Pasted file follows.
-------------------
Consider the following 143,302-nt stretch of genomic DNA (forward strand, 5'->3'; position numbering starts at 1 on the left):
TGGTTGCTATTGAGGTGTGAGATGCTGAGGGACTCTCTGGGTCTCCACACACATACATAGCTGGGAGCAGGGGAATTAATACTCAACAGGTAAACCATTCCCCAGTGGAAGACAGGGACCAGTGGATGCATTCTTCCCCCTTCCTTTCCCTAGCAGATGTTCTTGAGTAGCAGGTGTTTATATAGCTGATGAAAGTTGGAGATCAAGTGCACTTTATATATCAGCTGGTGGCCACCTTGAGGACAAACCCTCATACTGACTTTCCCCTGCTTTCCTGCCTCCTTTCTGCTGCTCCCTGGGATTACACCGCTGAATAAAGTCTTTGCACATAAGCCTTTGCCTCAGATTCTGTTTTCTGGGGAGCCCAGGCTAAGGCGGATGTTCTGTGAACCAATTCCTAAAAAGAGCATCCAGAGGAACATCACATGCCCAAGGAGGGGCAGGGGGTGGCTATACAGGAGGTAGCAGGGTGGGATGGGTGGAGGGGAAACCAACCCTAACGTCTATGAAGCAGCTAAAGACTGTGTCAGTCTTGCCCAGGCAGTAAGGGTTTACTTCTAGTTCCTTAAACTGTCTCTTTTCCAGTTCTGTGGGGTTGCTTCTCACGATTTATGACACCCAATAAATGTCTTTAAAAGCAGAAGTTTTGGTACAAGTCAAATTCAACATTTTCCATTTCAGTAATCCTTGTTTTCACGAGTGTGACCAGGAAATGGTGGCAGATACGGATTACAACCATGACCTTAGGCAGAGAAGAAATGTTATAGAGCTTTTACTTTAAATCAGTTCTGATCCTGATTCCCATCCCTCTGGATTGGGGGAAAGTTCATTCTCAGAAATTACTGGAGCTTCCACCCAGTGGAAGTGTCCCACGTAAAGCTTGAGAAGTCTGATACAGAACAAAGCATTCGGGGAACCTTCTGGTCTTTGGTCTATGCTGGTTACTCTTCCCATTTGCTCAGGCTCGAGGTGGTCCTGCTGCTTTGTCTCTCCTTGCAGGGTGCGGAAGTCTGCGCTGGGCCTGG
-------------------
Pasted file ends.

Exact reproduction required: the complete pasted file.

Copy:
Consider the following 143,302-nt stretch of genomic DNA (forward strand, 5'->3'; position numbering starts at 1 on the left):
TGGTTGCTATTGAGGTGTGAGATGCTGAGGGACTCTCTGGGTCTCCACACACATACATAGCTGGGAGCAGGGGAATTAATACTCAACAGGTAAACCATTCCCCAGTGGAAGACAGGGACCAGTGGATGCATTCTTCCCCCTTCCTTTCCCTAGCAGATGTTCTTGAGTAGCAGGTGTTTATATAGCTGATGAAAGTTGGAGATCAAGTGCACTTTATATATCAGCTGGTGGCCACCTTGAGGACAAACCCTCATACTGACTTTCCCCTGCTTTCCTGCCTCCTTTCTGCTGCTCCCTGGGATTACACCGCTGAATAAAGTCTTTGCACATAAGCCTTTGCCTCAGATTCTGTTTTCTGGGGAGCCCAGGCTAAGGCGGATGTTCTGTGAACCAATTCCTAAAAAGAGCATCCAGAGGAACATCACATGCCCAAGGAGGGGCAGGGGGTGGCTATACAGGAGGTAGCAGGGTGGGATGGGTGGAGGGGAAACCAACCCTAACGTCTATGAAGCAGCTAAAGACTGTGTCAGTCTTGCCCAGGCAGTAAGGGTTTACTTCTAGTTCCTTAAACTGTCTCTTTTCCAGTTCTGTGGGGTTGCTTCTCACGATTTATGACACCCAATAAATGTCTTTAAAAGCAGAAGTTTTGGTACAAGTCAAATTCAACATTTTCCATTTCAGTAATCCTTGTTTTCACGAGTGTGACCAGGAAATGGTGGCAGATACGGATTACAACCATGACCTTAGGCAGAGAAGAAATGTTATAGAGCTTTTACTTTAAATCAGTTCTGATCCTGATTCCCATCCCTCTGGATTGGGGGAAAGTTCATTCTCAGAAATTACTGGAGCTTCCACCCAGTGGAAGTGTCCCACGTAAAGCTTGAGAAGTCTGATACAGAACAAAGCATTCGGGGAACCTTCTGGTCTTTGGTCTATGCTGGTTACTCTTCCCATTTGCTCAGGCTCGAGGTGGTCCTGCTGCTTTGTCTCTCCTTGCAGGGTGCGGAAGTCTGCGCTGGGCCTGG